Is SQL able to do something along the lines of this: SELECT * FROM table WHERE column = everything

  • 3
    Just remove that part of the string. If you don't care of column value - don't even put it to where – zerkms May 30 '12 at 22:37
  • if you do not need a column then remove entire WHERE definition – lukas.pukenis May 30 '12 at 22:38
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    I am trying to solve this problem for convenience. I have 3 prepared statements that may or may not have 3 variables combined in the where clause. Rather than write several prepared statements for the combinations of all 3 variable values (null, not null), I'd like to ignore a variable in the where clause if it's not there. – Foo Jan 14 '13 at 22:49
  • 1
    i've just run into this same issue as you. It seems silly from the outside (just drop the where clause) but it would make it easier with only needing to write one parameterized query, rather than a bunch of conditions. curious if anything has changed since 2012. – Andrew Brown May 27 '16 at 15:51
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    OMG i am so stupid @zerkms nailed it. I was whole day strugling with what to put in part for WHERE to match anything like * and i just realized i jut need to remove it :D – Luka Feb 11 '17 at 23:17
up vote 15 down vote accepted

Your question allow three intrepretations:

  1. You don't care about the column: drop the it from the where clause (or drop the where clause alltogether, if this was the only subclause)
  2. You want the column to be set, bit you don't care to what: Use WHERE column IS NOT nULL
  3. You want a search, that can also display all records from a simple SQL template: SELECT * FROM table WHERE column LIKE '%$searchterm%'
  • I have this problem and I can't see the answer here. My interpretation is this - I have a variable which I use to define the value of a column. BUT if that variable is 'all', I am not looking for the value 'all', rather the query act like the WHERE clause is not there. I do not want to necessarily write two queries. I am looking for a symbol, eg. '*' which looks for everything. – gavin Jul 23 at 11:46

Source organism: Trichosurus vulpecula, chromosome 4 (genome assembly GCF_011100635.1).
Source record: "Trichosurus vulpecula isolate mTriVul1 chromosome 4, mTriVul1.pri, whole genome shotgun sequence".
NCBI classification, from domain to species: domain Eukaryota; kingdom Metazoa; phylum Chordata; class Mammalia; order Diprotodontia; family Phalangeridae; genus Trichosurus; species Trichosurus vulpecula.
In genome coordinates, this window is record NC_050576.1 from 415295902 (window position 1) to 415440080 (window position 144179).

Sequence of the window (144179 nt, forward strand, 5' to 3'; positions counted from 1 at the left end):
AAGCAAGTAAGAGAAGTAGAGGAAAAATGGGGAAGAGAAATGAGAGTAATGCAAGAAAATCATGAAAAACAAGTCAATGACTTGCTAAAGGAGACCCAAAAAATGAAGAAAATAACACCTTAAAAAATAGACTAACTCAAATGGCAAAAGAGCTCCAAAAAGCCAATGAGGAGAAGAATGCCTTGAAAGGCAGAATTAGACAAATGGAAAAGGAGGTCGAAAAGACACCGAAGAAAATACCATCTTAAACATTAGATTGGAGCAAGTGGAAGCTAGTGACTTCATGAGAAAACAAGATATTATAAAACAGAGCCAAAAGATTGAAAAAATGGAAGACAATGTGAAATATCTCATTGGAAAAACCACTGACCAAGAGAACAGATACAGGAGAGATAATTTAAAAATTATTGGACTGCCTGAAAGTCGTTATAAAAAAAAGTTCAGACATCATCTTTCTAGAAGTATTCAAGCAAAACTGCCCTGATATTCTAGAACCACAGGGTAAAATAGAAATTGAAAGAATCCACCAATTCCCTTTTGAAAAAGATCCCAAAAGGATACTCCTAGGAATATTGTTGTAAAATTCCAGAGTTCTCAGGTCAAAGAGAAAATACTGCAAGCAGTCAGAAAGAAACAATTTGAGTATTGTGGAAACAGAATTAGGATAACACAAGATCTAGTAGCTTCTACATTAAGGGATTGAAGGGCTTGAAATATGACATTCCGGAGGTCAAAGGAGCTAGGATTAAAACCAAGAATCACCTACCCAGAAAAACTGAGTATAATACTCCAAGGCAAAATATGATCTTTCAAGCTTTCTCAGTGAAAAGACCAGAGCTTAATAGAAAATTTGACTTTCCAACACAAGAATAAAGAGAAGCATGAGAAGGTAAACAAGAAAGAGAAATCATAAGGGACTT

• @gavin What's your programming language? – Eugen Rieck Jul 24 at 7:32
  • hi, MySQL. I have written 2 queries, but was interested in a value or symbol that meant EVERYTHING, much like the OP – gavin Jul 24 at 14:32
SELECT * FROM table

If you're generating SQL dynamically, it's

SELECT * FROM table WHERE 1=1

The 1=1 placeholder allows you to return all records, or substitute an actual condition if you're returning a subset or need additional conditional statements.

See Also
Why would someone use WHERE 1=1 AND <conditions> in a SQL clause?

  • But if it's a prepared statement, 1=1 will not work as it is automatically escaped, no ? – JayIsTooCommon Apr 26 '16 at 14:31
  • If it is a prepared statement, doesn't it already have a WHERE? – Robert Harvey Apr 26 '16 at 14:32
  • I like the 1=1 solution! – KinoP Sep 1 '16 at 6:24

Everything or anything?

You could use a wildcard I guess.

SELECT * FROM table WHERE column LIKE "%"
  • 3
    Nope, you're wrong. = '%' means "the value exactly equal to one percent char" – zerkms May 30 '12 at 22:38
  • And you're wrong once again, because it wouldn't include NULL values – zerkms May 30 '12 at 22:39
  • 2
    What is the point of that? Then just SELECT * FROM table. If you don't need a filter, then don't use a WHERE clause. – nico May 30 '12 at 22:39
  • (I wonder what the point of that is... although, perhaps for some brittle SQL generators...) – user166390 May 30 '12 at 22:39
  • I wanted to create some dynamic SQL, but that's fine, I know of a better way of doing it. – Majo0od May 30 '12 at 22:45

This is late but may be helpful to others

You can try this.

where 
    isnull([column], '') = CASE WHEN @column IS NULL THEN isnull([column], '') ELSE @column END 

For anyone who NEEDS the column name in the query for whatever reason, a nice alternative would be SELECT * FROM table WHERE column = column

This is very similar to WHERE 1=1, however it includes the column name, which my solution required, and maybe a few others will require as well.

Are you perhaps looking for the IN criteria operator? SELECT * from table where column in (1,2,3,4,5) or column in ('value', 'value2', 'value3');

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